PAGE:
12. A Solution. Even adequate parking will not stop the commuters unless the parking charge for them exceeds that for the station. Another way is called for. A ‘Park and Ride’ system might be feasible and it certainly might be investigated but it will still not prevent those who think they can get away with paying nothing. A far better approach is for the County Council to implement a Bye-Law that prohibits commuter and airport street parking in the whole of Harpenden. Notices would then only have to be placed at every road entering the town. There would be no yellow lines, no other signage, no designated parking places, no permits, no visitor compliance forms, no significant maintenance needed, no need for derogation orders and no need for any regular patrolling by enforcement officers – let alone the need to recruit one more. Any necessary ‘policing’ need only be triggered by a resident who might be inconvenienced and/or by one who suspects that a parked vehicle has been there all day. He/she would then only need to telephone the office of traffic control officers (or of course the Police) with the registration number of the suspect vehicle and if that car is not owned by a resident of a street near where it was parked, or is not on a maintained list of shop workers’ and other valid vehicles, then and only then, would a visit by an official be needed to photograph the vehicle to take other details and thereafter to discover if the Bye-Law had been breached by someone parking whilst working all day outside the town.

After further enquiry of the driver, a suitable deterrent penalty could then be imposed on people found to have breached the Bye-Law. Yes, at the outset there may well be a heavy rash of offenders to target and a few out-of-town tradesmen who frequently work in Harpenden, and forget to register but only a few of these will need to be pursued and after some well publicised prosecutions, the numbers will fall.

The proposed system has the further advantage that small, isolated and non-troubling parking might not even need to be reported. There would be no problems with derogation orders, no restrictions on the numbers of persons visiting any house in Harpenden, no problems with children of families growing up to run their own car and not be able to park it and there would be no parking pushed further away from designated bays as will happen with the present system. There would be no additional need for provision of places for school parking either. It would be a fully viable system where those creating the problem pay and those who are inconvenienced by their actions do not.

In support of this we note that Lincolnshire County Council has recently introduced byelaws to prohibit overnight parking in some places, so this approach is entirely possible and it is to be hoped that the idea might offer a far better solution – one that does not involve any ongoing expense by St Albans Council and of course in annual permits, by Harpenden residents either. See the summary of some of the legal issues overleaf.

Steve Willis, Chief Operating Officer, Lincolnshire County Council has said of their scheme: “We issued proceedings against these individuals to enforce the coastal byelaws and the restrictions on unauthorised overnight parking. We’re pleased that the individuals and the court have accepted the validity of the byelaws and sanctions have been imposed accordingly.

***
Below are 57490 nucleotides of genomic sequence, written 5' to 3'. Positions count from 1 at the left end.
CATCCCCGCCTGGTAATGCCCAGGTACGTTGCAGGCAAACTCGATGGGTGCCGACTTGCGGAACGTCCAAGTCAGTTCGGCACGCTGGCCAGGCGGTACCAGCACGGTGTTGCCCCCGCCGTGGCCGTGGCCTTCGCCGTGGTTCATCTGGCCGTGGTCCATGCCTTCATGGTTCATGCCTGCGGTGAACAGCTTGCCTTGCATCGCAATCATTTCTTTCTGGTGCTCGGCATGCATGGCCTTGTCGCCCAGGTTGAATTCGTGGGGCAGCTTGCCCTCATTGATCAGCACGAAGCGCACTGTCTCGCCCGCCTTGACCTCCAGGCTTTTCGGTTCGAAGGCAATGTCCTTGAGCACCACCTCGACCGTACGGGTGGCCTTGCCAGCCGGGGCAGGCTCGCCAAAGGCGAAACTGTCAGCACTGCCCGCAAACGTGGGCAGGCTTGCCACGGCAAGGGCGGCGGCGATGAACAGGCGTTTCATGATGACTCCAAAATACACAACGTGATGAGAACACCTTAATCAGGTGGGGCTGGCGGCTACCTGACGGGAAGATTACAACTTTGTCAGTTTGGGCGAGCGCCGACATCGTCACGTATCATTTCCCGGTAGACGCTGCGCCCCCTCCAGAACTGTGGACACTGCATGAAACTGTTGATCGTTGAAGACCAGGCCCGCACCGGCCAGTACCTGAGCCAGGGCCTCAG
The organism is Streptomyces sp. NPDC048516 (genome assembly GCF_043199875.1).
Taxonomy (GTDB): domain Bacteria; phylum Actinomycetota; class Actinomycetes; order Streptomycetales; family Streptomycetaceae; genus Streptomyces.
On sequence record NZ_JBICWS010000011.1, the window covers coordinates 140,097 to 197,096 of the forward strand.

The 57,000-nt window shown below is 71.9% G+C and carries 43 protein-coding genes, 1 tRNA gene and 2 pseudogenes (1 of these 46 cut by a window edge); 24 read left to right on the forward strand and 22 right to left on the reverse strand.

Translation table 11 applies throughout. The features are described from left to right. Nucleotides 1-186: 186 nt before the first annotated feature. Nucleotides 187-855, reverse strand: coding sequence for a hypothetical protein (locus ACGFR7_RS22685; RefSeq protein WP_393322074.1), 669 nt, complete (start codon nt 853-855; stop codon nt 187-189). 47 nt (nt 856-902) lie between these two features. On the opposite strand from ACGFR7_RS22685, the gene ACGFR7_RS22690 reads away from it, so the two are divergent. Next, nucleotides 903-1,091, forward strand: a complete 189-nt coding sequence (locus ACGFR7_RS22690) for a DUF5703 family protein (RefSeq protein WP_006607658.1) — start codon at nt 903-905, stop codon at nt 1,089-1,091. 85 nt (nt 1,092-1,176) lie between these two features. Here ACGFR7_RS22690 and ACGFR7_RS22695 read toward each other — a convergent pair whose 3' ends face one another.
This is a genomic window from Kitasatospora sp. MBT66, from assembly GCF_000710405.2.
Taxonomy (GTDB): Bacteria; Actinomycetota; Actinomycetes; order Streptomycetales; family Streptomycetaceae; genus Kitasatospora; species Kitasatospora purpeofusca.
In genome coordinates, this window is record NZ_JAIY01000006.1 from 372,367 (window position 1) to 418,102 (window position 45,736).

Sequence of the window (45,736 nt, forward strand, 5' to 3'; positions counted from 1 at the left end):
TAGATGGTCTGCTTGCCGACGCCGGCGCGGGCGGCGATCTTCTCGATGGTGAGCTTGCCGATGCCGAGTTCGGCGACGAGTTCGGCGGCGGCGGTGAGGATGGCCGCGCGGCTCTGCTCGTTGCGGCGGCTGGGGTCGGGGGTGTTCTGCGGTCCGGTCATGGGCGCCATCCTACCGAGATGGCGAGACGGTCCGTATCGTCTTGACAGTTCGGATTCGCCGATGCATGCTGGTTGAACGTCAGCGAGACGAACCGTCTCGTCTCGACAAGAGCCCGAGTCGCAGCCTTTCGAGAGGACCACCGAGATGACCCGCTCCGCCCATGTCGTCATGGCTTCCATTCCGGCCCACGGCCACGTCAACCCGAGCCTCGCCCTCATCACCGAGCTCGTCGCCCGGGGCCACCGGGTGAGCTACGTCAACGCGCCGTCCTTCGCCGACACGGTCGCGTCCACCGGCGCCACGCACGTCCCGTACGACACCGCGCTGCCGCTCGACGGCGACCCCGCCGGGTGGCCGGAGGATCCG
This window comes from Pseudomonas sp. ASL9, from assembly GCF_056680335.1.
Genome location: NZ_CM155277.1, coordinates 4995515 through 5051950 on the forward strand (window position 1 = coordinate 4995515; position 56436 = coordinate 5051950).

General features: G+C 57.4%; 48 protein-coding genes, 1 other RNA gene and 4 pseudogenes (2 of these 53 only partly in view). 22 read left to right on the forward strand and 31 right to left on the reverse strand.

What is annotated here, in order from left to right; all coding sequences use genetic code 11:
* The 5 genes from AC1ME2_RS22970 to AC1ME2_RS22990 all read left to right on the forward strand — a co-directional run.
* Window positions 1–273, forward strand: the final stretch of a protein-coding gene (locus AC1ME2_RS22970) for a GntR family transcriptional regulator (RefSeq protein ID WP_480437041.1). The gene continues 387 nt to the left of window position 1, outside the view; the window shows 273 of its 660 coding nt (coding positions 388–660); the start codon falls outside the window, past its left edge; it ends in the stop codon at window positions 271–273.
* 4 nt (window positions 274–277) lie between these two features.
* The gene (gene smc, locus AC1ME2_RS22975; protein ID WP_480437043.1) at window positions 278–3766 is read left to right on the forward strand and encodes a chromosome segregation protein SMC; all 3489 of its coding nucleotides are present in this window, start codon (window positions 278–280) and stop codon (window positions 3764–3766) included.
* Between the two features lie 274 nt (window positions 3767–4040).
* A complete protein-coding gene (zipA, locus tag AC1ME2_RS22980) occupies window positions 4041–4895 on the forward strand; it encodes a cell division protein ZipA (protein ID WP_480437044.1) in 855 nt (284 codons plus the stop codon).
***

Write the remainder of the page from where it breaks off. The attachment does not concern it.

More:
FAO:John Charlton
RE:Proposed parking consultation The Avenues Harpenden

“consultation, is a regulatory process by which the public's input on matters affecting them is sought. Its main goals are in improving the efficiency, transparency and public involvement in large-scale projects or laws and policies.”

I am objecting to the proposals suggested by SADC on these points.
1. As stated above a consultation should involve the PUBLIC and yet a good proportion of people who will be affected by this have not been properly consulted. This is evidenced by the fact that the response paper has clearly been designed with the residents in mind and not the public users of the roads affected. A road unless stated is not owned by its residents but is public and therefore the public users should have been consulted properly. This has clearly not been done as not all roads affected have been targeted and businesses have not been given an appropriate feedback form. Consultation Principles 23016 clearly states “Consultations should be targeted. Consider the full range of people, business and voluntary bodies affected by the policy, and whether representative groups exist.”
2. The maps that go with this proposal are not clear enough and this goes against the Consultation Guidelines set down by the government whereby consultations should be “clear and concise”
3. If this is proposal were to go ahead it is going to have a detrimental effect on the viability of the town as it will prevent both shoppers and workers from accessing the area. A town is nothing without a good range of shops ,as witnessed in Dunstable when parking restrictions were applied, and if workers cannot park and shoppers cannot park then they will go elsewhere and shops will struggle to stay on the High Street. Without shops people will not find the area quite so desirable and migration to other areas offering better facilities is likely. At that point house prices could decline and along with that the status of the area.
4. As retail workers, wages are consistently not high and yet we are going to be expected to pay for a permit which will not guarantee a space but just means I could park if there is one available. I would suggest then that SADC will be taking money off me under false pretences as I will be paying for a service but not receiving it in return?